Indian Journal of Public Health

: 2014  |  Volume : 58  |  Issue : 3  |  Page : 180--185

Prescribing behavior of diabetes treating physicians in selected health care facilities of the Diabetic Association of Bangladesh

Bilkis Banu1, Md Shah Jalalur Rahman Shahi2, Kausara Begum3, Tofail Ahmed4, Hasan Ali Choudhury5, Liaquat Ali6,  
1 Lecturer, Department of Health Promotion and Health Education, Bangladesh Institute of Health Sciences (BIHS), Dhaka, Bangladesh
2 Lecturer, Department of Immunology, Bangladesh Institute of Health Sciences (BIHS), Dhaka, Bangladesh
3 Sr Executive Officer, Department of Administration, Bangladesh Institute of Health Sciences (BIHS), Dhaka, Bangladesh
4 Professor, Department of Endocrinology, BIRDEM, Dhaka, Bangladesh
5 Additional Coordinator, Department of Distance Learning Program and EDC, Diabetic Association of Bangladesh, Dhaka, Bangladesh
6 Professor and Head, Department of Biochemistry and Cell Biology, BIHS, Dhaka, Bangladesh

Correspondence Address:
Bilkis Banu
Lecturer, Department of Health Promotion an Health Education, Bangladesh Institute of Health Sciences, 125/1, Darus Salam, Mirpur, Dhaka - 1216


Background: Practicing behavior of the physicians varies from population to population due to diverse socioeconomic, cultural, and professional factors. Evidence on these issues is almost nonexistent in the developing countries. Objective: The prescribing behavior of diabetes treating physicians working in selected hospitals of the Diabetic Association of Bangladesh was studied along with the factors affecting those behaviors. Materials and Methods: This was an observational study on 818 prescriptions given by 49 physicians working in 16 health care facilities, which were photocopied by a portable photocopier. The various components of the prescription were scrutinized for presence and absence, and evaluated independently by two expert Diabetologists for their qualitative aspects. Results: The mean ± standard deviation of the total prescribing score (expressed as percentage) was 60 ± 11. Physicians scoring around or below 60% belonged more to lower age (<40 years), less experienced (<7 years) and mid-position (Senior Medical Officers) groups. Most of them also had public medical college background. Physicians with Certificate Course on Diabetology (CCD) had significantly higher score compared with the Non-CCD group (P < 0.001). Direction and duration of drug use were absent in majority of prescriptions (72.0% and 61.6%), respectively. Symptoms were not written in 78.0% and the family histories were not recorded in 98.5% prescriptions. Diet (49.4%) and exercise (51.0%) related advices were not mentioned in a large number of prescriptions. Appropriate change of drug (78.2%) and proper use of drug (99.1%) and brand (93.8%) were found rational, but still, 22.4% of the prescriptions found illegible. Conclusion: A large proportion of prescriptions in Bangladesh related to diabetes care still lack standardization and acceptable quality. Nondrug related issues (such as history, symptoms, and dietary/exercise-related advices) are the most neglected ones in a prescription.

How to cite this article:
Banu B, Shahi MJ, Begum K, Ahmed T, Choudhury HA, Ali L. Prescribing behavior of diabetes treating physicians in selected health care facilities of the Diabetic Association of Bangladesh.Indian J Public Health 2014;58:180-185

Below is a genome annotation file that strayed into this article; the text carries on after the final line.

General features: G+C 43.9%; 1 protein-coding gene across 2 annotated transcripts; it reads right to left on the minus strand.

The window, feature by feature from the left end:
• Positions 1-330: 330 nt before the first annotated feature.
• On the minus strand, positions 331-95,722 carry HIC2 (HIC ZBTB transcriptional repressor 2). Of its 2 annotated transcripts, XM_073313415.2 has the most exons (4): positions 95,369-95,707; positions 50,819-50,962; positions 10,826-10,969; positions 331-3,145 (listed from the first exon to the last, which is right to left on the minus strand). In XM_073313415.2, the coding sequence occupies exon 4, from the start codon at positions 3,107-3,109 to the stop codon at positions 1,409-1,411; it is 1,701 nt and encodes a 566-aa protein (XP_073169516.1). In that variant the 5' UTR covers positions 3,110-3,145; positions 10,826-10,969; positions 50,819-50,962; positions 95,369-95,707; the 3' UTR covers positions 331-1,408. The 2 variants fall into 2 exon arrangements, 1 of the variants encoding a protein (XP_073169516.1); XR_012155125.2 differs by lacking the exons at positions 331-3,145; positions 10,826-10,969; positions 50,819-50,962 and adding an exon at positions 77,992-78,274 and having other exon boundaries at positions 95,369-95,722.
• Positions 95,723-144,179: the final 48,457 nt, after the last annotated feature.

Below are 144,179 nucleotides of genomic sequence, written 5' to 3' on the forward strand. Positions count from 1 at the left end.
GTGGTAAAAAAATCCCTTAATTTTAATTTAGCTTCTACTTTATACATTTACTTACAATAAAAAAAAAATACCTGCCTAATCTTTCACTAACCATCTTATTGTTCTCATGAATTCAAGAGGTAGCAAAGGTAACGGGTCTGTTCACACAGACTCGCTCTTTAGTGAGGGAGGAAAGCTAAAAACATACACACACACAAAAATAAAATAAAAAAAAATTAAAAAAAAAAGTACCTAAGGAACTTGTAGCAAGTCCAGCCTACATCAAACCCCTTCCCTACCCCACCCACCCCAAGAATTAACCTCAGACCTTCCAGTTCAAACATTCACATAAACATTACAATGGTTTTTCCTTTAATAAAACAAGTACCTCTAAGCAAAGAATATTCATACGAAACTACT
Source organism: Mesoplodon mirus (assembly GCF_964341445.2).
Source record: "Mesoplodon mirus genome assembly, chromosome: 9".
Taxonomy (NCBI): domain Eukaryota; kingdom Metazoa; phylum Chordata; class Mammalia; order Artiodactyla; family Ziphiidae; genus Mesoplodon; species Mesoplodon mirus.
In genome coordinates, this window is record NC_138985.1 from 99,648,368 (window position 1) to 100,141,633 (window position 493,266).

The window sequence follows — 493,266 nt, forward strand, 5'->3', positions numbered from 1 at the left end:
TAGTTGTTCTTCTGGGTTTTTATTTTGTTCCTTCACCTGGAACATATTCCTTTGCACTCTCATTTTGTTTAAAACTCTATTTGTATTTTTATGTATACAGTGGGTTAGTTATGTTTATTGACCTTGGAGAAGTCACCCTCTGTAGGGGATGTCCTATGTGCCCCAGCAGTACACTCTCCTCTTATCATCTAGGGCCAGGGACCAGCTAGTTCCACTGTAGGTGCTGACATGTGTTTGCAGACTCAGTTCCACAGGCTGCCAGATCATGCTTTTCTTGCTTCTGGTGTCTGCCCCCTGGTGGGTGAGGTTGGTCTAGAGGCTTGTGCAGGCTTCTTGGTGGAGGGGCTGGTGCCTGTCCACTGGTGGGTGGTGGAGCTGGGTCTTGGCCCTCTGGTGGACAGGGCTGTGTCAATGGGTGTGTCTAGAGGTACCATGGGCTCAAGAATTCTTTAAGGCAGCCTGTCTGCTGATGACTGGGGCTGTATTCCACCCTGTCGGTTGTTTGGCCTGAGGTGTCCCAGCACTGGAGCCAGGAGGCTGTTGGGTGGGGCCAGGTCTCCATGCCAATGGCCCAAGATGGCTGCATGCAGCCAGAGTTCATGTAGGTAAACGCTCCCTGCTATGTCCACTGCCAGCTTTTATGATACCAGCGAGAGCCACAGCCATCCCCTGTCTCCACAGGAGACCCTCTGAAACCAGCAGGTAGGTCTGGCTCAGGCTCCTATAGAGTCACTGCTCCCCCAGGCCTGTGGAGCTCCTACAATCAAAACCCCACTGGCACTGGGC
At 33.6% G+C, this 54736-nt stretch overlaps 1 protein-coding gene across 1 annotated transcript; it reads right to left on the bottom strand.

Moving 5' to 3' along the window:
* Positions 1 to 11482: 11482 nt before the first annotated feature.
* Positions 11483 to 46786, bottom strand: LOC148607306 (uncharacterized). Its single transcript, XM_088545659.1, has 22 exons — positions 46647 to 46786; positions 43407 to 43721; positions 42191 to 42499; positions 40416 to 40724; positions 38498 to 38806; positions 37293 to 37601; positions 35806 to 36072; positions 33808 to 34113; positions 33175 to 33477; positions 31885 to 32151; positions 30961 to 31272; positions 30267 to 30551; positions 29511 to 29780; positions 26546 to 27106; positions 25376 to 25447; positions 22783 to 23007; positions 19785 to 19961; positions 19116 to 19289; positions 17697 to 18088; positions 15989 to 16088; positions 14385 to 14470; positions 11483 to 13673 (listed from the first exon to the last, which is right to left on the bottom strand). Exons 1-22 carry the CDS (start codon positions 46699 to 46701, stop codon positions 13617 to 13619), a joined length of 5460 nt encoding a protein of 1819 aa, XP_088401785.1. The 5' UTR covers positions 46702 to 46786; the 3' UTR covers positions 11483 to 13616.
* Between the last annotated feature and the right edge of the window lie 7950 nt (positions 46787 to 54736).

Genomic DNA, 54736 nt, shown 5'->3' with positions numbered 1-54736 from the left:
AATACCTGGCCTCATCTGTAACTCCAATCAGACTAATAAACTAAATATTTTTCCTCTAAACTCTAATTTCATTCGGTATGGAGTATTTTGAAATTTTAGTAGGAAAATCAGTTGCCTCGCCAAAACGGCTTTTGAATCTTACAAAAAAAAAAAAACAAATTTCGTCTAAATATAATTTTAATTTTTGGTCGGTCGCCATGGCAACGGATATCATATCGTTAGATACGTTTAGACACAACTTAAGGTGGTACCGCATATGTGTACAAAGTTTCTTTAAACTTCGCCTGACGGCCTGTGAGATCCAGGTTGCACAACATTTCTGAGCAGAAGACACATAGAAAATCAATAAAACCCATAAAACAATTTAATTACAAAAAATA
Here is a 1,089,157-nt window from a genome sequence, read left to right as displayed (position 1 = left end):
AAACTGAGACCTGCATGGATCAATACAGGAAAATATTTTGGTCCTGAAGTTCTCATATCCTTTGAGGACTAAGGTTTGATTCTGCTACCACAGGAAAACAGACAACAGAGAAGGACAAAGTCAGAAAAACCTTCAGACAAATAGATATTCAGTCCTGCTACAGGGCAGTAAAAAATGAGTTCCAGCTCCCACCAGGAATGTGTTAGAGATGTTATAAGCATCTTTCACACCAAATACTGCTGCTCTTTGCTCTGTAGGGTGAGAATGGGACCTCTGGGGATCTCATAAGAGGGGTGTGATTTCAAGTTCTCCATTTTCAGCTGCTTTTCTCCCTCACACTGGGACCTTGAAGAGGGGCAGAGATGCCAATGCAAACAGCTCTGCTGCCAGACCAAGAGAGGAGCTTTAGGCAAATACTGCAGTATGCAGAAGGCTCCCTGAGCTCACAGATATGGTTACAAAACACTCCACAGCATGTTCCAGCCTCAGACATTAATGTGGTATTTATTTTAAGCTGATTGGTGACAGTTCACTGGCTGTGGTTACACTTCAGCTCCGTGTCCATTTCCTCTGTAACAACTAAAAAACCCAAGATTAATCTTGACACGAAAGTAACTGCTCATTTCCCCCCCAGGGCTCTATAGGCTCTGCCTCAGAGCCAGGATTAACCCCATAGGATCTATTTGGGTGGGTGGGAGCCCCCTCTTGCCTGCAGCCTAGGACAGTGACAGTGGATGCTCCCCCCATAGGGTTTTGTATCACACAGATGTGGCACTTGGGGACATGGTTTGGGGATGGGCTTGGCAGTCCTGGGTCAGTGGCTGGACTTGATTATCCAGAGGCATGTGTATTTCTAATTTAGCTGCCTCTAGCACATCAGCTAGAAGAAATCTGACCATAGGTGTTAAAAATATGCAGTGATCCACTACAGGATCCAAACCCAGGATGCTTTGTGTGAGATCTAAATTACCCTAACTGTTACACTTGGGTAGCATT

How to cite this URL:
Banu B, Shahi MJ, Begum K, Ahmed T, Choudhury HA, Ali L. Prescribing behavior of diabetes treating physicians in selected health care facilities of the Diabetic Association of Bangladesh. Indian J Public Health [serial online] 2014 [cited 2022 Sep 26 ];58:180-185
Available from:

Full Text


A rational, evidence-based, clear, complete and outcome-focused prescription, with consideration of the socioeconomic reality of the patient, is a prerequisite for good quality health care delivery. It also reflects the technical and moral standard of the physician community in general. The prescribing behaviors of the physicians are influenced by a large number of sociodemographic, educational, economic and commercial factors. Hence, the prescribing patterns and their modifying factors need to be studied in individual populations. So far, such studies are scanty, and even the conducted ones have concentrated mostly on drug issues. Although drugs are central for a prescription there are many other aspects (such as patient's name, age, weight, sex, address, sign and symptoms of disease, family history, and dietary and physical activity related advice) are also important for the management of a patient.

Studies related to prescribing behavior (mostly related to drugs) have already revealed substantial inadequacies and irrationalities in most of the societies. Different aspects of the prescribing patterns have been studied in different countries like India, [1],[2],[3],[4],[5] Pakistan, [6],[7] Nepal, [8] and Sri Lanka. [9],[10] Field studies carried out in these populations have highlighted a significant degree of inappropriate use of drugs in their health care facilities. [11] In a French longitudinal study of 9294 subjects aged >65 years, nearly 40% of the participants used at least one potentially inappropriate medication. [12] In United Kingdom hospitals, prescribers make errors in 1.5% of prescriptions; [13] and in primary care errors occur in up to 11% of prescriptions. [14] Communication of prescribing information between the two sectors is also less than ideal: In one study, around half of the patients were failing to take the right medicine, correctly, a month after discharge. [15] Nonadherence, in part a consequence of poor prescribing, affects 30-50% of patients taking medications for chronic conditions. [16],[17] It is particularly acute in developing countries due to lack of proper regulatory activities.